Bear River dam proposal officially denied

Denial of the Bear river dam proposal is an indication of how the conversation has changed. The era of big dam building is long over; the era of dam removal is here.
— Kevin Lewis, IRU Executive Director

A never-say-die dam proposal for the Bear River of southeast Idaho is finally dead.

Citing a host of environmental concerns raised by IRU and our allies, the Federal Energy Regulatory Commission today formally rejected the application to build a new hydropower dam at the Bear River narrows, a scenic canyon east of Preston and an area popular with anglers and paddlers.

The Commission’s order adopts a staff recommendation made Oct. 1 and denies the original application by Twin Lakes Canal Company for a 10 megawatt dam and hydro facility.

“Today’s action by ends a nearly 14-year fight to protect a unique and beautiful river canyon,” said IRU Executive Director Kevin Lewis. “For generations local citizens have hunted, hiked, camped, fished and floated along this section of the Bear River. Now, future generations will be afforded the same opportunities.”

The proposed reservoir would have inundated the Oneida Narrows Research Natural Area, a designation made by the Bureau of Land Management because of the canyon’s unique wildlife and plant ecosystems. The order finds that the dam and reservoir would be inconsistent with the reasons the natural area was established.

Today’s news also follows a 2012 decision by the Idaho Department of Water Resources to deny a water right that would be needed to construct the new dam. Despite losing its request for a water right, the Twin Lakes Canal Co. applied in November 2013 to FERC for a necessary federal license to build the project anyway.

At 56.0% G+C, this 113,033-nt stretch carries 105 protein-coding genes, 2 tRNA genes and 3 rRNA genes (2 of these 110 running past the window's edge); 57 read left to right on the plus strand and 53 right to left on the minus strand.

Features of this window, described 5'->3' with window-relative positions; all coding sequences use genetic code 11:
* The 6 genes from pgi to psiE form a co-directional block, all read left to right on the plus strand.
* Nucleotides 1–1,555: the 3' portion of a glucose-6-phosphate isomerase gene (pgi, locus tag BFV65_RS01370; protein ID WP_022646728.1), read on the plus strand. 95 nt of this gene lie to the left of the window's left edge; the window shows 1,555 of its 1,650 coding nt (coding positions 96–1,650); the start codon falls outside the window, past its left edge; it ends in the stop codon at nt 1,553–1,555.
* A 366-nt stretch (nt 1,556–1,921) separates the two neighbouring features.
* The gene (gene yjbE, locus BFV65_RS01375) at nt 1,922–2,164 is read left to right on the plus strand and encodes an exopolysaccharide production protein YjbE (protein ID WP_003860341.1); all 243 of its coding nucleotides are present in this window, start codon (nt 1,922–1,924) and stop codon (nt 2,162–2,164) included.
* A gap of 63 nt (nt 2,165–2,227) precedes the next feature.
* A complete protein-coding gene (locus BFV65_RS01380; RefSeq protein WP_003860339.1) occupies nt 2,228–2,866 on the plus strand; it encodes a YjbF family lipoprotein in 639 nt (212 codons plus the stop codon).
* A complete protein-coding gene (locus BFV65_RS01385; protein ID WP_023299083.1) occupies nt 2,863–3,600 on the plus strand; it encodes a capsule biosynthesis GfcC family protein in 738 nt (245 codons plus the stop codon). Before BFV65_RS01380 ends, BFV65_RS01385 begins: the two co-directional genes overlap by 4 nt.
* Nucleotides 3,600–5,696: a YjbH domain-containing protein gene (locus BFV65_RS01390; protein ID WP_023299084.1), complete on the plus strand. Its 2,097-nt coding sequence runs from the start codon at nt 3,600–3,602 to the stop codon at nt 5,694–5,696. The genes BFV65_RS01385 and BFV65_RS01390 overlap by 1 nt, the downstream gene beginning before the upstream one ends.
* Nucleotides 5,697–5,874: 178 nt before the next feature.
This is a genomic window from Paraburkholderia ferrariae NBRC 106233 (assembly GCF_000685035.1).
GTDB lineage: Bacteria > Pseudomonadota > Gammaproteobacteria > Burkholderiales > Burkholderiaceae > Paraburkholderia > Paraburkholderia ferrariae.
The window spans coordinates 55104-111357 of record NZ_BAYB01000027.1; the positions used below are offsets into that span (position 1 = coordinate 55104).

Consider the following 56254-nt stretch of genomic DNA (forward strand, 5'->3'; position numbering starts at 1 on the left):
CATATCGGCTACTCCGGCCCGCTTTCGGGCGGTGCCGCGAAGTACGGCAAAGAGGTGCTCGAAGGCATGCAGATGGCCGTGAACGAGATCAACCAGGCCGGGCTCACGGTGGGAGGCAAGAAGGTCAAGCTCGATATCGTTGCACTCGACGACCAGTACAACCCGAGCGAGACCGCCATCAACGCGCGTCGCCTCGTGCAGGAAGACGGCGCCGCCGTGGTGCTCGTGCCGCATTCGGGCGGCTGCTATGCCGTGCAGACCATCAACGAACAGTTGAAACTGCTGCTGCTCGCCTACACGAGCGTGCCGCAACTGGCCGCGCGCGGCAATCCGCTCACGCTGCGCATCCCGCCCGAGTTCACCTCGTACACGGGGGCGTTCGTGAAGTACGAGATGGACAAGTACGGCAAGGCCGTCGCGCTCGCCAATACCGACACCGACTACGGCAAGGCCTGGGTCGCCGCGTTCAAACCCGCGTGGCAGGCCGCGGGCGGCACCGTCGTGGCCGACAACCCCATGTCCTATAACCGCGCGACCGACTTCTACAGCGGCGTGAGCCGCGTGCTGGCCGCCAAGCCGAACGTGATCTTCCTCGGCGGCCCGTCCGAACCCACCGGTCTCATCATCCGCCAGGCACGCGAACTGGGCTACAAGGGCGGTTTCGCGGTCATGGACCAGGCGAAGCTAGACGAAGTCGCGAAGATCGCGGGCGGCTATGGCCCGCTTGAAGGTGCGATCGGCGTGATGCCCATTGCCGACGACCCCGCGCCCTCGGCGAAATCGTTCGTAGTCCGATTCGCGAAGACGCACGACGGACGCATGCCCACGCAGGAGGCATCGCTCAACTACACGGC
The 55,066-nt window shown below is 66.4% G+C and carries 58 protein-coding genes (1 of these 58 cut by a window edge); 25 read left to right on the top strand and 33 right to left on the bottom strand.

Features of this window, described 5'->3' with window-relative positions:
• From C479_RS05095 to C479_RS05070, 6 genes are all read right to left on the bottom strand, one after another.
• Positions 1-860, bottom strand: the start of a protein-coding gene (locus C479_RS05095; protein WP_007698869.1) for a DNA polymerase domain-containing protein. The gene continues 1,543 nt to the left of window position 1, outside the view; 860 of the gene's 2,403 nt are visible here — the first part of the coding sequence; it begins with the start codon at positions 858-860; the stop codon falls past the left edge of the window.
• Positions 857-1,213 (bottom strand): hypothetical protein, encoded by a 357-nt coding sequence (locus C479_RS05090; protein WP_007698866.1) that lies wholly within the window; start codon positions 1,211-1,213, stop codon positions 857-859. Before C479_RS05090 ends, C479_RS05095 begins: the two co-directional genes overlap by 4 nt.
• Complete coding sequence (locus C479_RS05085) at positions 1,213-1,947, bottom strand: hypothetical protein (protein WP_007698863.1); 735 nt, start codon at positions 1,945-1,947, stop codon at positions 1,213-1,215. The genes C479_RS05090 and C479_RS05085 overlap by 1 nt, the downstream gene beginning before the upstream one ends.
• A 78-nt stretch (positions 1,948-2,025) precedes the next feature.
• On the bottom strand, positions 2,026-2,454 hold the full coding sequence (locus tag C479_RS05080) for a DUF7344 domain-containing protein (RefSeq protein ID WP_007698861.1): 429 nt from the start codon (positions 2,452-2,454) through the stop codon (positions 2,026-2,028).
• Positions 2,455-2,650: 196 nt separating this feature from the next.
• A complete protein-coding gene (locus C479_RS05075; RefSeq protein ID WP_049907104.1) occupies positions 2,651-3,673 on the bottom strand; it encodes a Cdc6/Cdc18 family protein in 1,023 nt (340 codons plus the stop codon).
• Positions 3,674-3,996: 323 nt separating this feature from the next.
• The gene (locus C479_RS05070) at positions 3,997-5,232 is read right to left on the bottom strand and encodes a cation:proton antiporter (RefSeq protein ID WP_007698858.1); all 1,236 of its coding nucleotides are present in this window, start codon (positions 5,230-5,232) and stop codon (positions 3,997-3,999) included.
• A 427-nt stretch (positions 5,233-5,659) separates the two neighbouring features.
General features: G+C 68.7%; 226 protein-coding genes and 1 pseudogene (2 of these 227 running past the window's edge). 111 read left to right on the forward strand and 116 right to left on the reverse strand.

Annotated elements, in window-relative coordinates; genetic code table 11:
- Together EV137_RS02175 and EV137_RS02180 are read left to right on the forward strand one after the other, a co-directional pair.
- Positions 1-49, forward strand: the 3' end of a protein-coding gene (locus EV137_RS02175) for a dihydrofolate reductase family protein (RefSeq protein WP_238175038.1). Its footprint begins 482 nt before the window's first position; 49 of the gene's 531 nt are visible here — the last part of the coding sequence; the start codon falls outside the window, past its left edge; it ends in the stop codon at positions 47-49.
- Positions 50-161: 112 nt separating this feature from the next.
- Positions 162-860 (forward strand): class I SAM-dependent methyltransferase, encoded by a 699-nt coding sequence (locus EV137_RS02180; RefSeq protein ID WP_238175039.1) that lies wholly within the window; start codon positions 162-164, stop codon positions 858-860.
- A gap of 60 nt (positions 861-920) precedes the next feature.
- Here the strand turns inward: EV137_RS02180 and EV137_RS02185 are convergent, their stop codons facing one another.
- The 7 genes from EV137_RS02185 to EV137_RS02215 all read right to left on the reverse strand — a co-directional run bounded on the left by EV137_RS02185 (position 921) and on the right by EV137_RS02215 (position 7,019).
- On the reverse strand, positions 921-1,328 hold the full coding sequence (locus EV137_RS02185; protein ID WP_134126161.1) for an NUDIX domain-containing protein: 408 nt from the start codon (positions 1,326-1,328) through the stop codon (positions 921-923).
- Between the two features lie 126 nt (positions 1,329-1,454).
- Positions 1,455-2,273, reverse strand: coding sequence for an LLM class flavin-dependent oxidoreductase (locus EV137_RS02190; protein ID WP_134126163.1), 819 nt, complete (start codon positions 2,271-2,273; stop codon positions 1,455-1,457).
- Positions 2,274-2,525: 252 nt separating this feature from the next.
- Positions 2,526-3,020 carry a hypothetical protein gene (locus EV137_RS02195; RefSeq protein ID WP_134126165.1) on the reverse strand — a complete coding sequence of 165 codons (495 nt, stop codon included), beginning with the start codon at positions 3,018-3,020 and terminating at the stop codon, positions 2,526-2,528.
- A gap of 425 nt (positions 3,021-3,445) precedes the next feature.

FERC denied the new dam for the following reasons, all of which were raised by IRU and its allies during the decade-plus process of fighting the dam:

•    The dam would inundate a 4.5-mile reach of the Bear River that is suitable for Wild and Scenic river protections, according to the Bureau of Land Management.
•    It would have destroyed critical habitat for the imperiled Bonneville cutthroat trout.
•    Up to 48 additional sensitive species would be significantly and negatively impacted.
•    Conservation land designated by PacifiCorp in a critical 2002 settlement about Bear River operations would be lost.
•    Fifty-five acres of land inventoried by the Bureau of Land Management as Research Natural Area or Areas of Critical Environmental Concern would be lost.
•    The overall aesthetics of the Oneida Narrows area would be negatively impacted by a hyrdo project.

This week’s win for the Bear River is the result of work by numerous people and organizations including IRU, American Whitewater, Rocky Mountain Power, Trout Unlimited, Greater Yellowstone Coalition, Franklin County Fish and Game Association and many concerned local residents.

“We took this new dam proposal seriously and are relieved and proud to have successfully defended another of Idaho’s special places,” Lewis said. “Meanwhile, we’re not surprised. This is part of a growing trend. Big dams aren’t being built in this day and age. They’re being torn down.”

Just last month, the Army Corps of Engineers declared that raising Arrowrock Dam on the Boise River system by 70 feet wouldn’t pencil and sent the state of Idaho back to the drawing board. In Washington state in the past five years, three big dams were removed while wild salmon and steelhead repopulated their ancestral streams almost immediately. 

On the Klamath River in northern California, four more big dams are slated for removal by 2020 under an agreement reached early this year. And on the lower Snake River, four more deadbeat dams are awaiting decisive action that would restore the largest wild salmon runs in the world while saving taxpayers billions.

“Denial of the Bear river dam proposal is an indication of how the conversation has changed,” Lewis said. “The era of big dam building is long over; the era of dam removal is here."